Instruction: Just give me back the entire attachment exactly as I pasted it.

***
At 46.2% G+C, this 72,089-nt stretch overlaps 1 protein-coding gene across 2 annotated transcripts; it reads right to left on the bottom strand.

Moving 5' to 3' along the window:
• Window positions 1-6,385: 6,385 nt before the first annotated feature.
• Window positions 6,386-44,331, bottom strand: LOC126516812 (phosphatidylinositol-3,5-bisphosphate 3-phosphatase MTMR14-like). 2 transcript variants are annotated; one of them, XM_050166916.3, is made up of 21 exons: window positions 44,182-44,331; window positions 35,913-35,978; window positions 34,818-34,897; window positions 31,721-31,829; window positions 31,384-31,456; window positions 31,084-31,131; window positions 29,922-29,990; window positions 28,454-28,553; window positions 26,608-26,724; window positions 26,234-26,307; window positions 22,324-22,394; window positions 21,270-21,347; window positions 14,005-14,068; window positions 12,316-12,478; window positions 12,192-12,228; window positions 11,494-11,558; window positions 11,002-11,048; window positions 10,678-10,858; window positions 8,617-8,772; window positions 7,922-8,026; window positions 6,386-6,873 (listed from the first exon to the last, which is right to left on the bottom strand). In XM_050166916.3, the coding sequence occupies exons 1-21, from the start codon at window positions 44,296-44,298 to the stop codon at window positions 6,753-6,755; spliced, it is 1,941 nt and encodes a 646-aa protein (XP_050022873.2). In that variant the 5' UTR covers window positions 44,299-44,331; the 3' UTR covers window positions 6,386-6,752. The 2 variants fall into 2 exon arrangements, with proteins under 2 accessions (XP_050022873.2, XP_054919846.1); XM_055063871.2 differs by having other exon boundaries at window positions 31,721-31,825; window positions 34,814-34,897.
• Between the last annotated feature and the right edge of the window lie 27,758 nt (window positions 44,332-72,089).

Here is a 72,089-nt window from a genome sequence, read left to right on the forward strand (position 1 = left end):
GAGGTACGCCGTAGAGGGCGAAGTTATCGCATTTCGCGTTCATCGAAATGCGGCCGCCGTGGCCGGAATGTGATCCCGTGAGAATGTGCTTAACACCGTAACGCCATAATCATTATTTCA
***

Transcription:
At 46.2% G+C, this 72,089-nt stretch overlaps 1 protein-coding gene across 2 annotated transcripts; it reads right to left on the bottom strand.

Moving 5' to 3' along the window:
• Window positions 1-6,385: 6,385 nt before the first annotated feature.
• Window positions 6,386-44,331, bottom strand: LOC126516812 (phosphatidylinositol-3,5-bisphosphate 3-phosphatase MTMR14-like). 2 transcript variants are annotated; one of them, XM_050166916.3, is made up of 21 exons: window positions 44,182-44,331; window positions 35,913-35,978; window positions 34,818-34,897; window positions 31,721-31,829; window positions 31,384-31,456; window positions 31,084-31,131; window positions 29,922-29,990; window positions 28,454-28,553; window positions 26,608-26,724; window positions 26,234-26,307; window positions 22,324-22,394; window positions 21,270-21,347; window positions 14,005-14,068; window positions 12,316-12,478; window positions 12,192-12,228; window positions 11,494-11,558; window positions 11,002-11,048; window positions 10,678-10,858; window positions 8,617-8,772; window positions 7,922-8,026; window positions 6,386-6,873 (listed from the first exon to the last, which is right to left on the bottom strand). In XM_050166916.3, the coding sequence occupies exons 1-21, from the start codon at window positions 44,296-44,298 to the stop codon at window positions 6,753-6,755; spliced, it is 1,941 nt and encodes a 646-aa protein (XP_050022873.2). In that variant the 5' UTR covers window positions 44,299-44,331; the 3' UTR covers window positions 6,386-6,752. The 2 variants fall into 2 exon arrangements, with proteins under 2 accessions (XP_050022873.2, XP_054919846.1); XM_055063871.2 differs by having other exon boundaries at window positions 31,721-31,825; window positions 34,814-34,897.
• Between the last annotated feature and the right edge of the window lie 27,758 nt (window positions 44,332-72,089).

Here is a 72,089-nt window from a genome sequence, read left to right on the forward strand (position 1 = left end):
GAGGTACGCCGTAGAGGGCGAAGTTATCGCATTTCGCGTTCATCGAAATGCGGCCGCCGTGGCCGGAATGTGATCCCGTGAGAATGTGCTTAACACCGTAACGCCATAATCATTATTTCA